A Child Is Born

Charles Jennens helped make his friend rather famous. That wasn’t his intent, as he had far loftier goals for what he wanted them to produce together.

As a devout Christian, Jennens was concerned about cultural trends. The questions raised by opinion-makers challenging traditional values were causing church goers and even church leaders to doubt the authority of the Bible and the truth claims made by and about Jesus Christ.

So Jennens approached his German friend, an entertainer, with an idea. He wanted to use the medium of popular music to present lyrics based on the King James Bible, to tell the story of Jesus in an uplifting and powerful way in secular settings.  He reasoned that an authentic Christian voice was needed to counter the cultural mood of the day.  So with Jennens selecting the words and his friend composing the music (in just 24 days), they produced a work that accomplished their purpose, and ensured that history would never forget them.

The year was 1741. The friend was George Handel.  The work they produced was an English-language, three-part oratorio called Messiah.  Now you know the rest of the story.

Handel originally intended the Messiah for Easter, as he introduced the new oratorio near that holiday in 1742 in Dublin.  However today it is more associated with Christmas because Part 1 emphasizes fulfilled prophecy of the Messiah’s first Advent.  A Chorus in Part 1 presents this profound text:

For unto us a child is born, unto us a son is given, and the government shall be upon His shoulder; and His name shall be called Wonderful, Counselor, The mighty God, The everlasting Father, The Prince of Peace (Is. 9:6).

The more famous Hallelujah Chorus concludes Part 2 amidst a selection of texts about the crucifixion, resurrection, second advent, and the day of judgment. Enlightenment philosophers in the 18th century challenged these truths and the deity of Christ as do skeptics today, mythologizing the idea of a Creator born into His creation.  Yet without Bethlehem, there is no Calvary; if no Calvary the empty tomb is empty of meaning.  “He had to be made like His brethren in all things, so that He might become a merciful and faithful high priest…to make propitiation for the sins of the people” (Heb. 2:17).  So, either there is a Christmas miracle or Christianity is incoherent.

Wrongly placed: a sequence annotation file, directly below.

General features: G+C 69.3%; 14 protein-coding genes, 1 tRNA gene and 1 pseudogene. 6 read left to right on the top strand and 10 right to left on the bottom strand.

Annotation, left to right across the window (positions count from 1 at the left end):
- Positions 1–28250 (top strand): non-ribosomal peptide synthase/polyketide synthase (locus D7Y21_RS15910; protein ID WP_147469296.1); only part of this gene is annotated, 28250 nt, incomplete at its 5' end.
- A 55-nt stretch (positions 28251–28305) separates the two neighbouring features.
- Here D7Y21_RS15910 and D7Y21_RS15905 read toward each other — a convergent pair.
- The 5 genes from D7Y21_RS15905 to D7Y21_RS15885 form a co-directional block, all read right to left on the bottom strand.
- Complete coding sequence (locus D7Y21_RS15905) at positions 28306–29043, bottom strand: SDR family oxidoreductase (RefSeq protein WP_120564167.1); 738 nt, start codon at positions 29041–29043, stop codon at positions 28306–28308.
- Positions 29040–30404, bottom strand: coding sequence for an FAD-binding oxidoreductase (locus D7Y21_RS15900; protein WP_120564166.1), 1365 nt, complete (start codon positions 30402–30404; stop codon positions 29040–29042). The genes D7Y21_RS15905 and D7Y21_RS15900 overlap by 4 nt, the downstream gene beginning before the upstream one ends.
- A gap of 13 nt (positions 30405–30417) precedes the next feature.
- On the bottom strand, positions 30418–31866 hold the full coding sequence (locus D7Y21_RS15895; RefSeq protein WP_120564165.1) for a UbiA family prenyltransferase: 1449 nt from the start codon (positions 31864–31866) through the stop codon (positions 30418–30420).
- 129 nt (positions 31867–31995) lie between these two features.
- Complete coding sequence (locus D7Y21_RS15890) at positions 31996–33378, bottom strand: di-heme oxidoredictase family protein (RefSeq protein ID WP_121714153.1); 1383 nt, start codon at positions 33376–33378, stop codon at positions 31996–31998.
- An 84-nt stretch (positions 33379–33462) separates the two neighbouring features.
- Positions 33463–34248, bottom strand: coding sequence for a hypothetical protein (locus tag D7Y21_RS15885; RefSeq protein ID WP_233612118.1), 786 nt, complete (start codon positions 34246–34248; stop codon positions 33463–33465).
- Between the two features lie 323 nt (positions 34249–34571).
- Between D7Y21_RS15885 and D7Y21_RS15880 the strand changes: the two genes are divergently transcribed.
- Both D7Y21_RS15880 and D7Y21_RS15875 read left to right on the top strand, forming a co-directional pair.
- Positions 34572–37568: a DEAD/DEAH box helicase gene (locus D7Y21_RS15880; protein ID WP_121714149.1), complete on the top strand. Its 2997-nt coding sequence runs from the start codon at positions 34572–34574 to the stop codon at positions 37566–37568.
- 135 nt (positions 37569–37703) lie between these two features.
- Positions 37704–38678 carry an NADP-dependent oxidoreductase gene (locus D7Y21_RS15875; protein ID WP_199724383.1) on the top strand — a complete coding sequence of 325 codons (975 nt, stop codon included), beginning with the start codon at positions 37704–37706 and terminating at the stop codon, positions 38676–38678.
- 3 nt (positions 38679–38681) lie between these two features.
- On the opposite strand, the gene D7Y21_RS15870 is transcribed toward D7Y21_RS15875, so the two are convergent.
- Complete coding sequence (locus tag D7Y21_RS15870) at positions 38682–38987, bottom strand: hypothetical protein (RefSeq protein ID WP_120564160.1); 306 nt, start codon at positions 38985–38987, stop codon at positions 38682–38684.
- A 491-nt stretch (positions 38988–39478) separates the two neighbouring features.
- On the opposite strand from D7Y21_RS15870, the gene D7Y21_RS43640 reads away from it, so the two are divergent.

“A Child is born” tells of the first coming. As surely as Jesus fulfilled ancient prophecy in that way, He will come again as promised.  But the second Advent will be a great trumpet and gathering, infinitely more glorious than the grandest presentation of Handel’s (and Jennens’) Messiah.

The Sacrifice


After studying journalism and law (Yale), Lee Strobel became an award-winning journalist at the Chicago Tribune.  His wife disrupted his secular life when she announced she had become a Christian.  Though pleasantly surprised by the change in her character, he remained skeptical of Christian claims of history and truth.  So he systematically interviewed experts in history, science, medicine, and psychology looking for answers.  You can read about it in The Case for Christ. 

We are in the midst of the season celebrating the central events of the Christian faith: the death, burial, and resurrection of Jesus.  Despite the evidence, skeptics remain.  Some question not only his death by crucifixion, but that Jesus even existed.

First-century historians Josephus, Tacitus, Pliny, and Thallus mention the Jesus story.  From these sources, we find that:  Jesus was a Jewish teacher that many believed performed miracles.  Some believed he was the Messiah, but not the Jewish leaders.  He was crucified until dead under Pontius Pilate, but his followers believed that he continued to live.  His following spread into the Roman world in the first century as people worshipped him as God.  All of this from non-Christian sources!

The Bible adds historical details to these accounts.  The Jewish leaders killed him because he was a perceived threat to their authority.  The Roman governor Pilate killed him, and washed his hands in front of the crowd to exonerate himself of innocent blood.  The angry mob killed him because they chose the known criminal Barabbas to be released instead.  As for Jesus, they shouted, “Crucify Him!”

So if a real Jesus lived and died, the next question is, “Why?”  I was enjoying lunch with a fellow once, when he pronounced that he respected Jesus because “he died for what he believed in.”  I almost choked.  To him, Jesus was just some revolutionary, an activist that got what was coming.  Didn’t his death mean much more than that?

A Hebrew prophet tells us, “The Lord was pleased to crush Him, putting Him to grief” (Is 53:10).  Think of Jesus’ tortured death, then read that He “for the joy set before Him, endured the cross” (Heb 12:2).  Yes, joy! People may have carried out the death sentence, but it was God’s plan all along.  Why?  For us, for love.  Before the foundation of the world, God knew we would fall into sin; in love He prepared a Sacrifice to bear our sin and offer forgiveness.  His call is believe Him and accept what He has done for us.  It’s life-changing.

What became of Lee Strobel?  He was convinced by the evidence, and believed that Jesus lived and died on his behalf.  Might you also need to consider that you are the reason for the Sacrifice?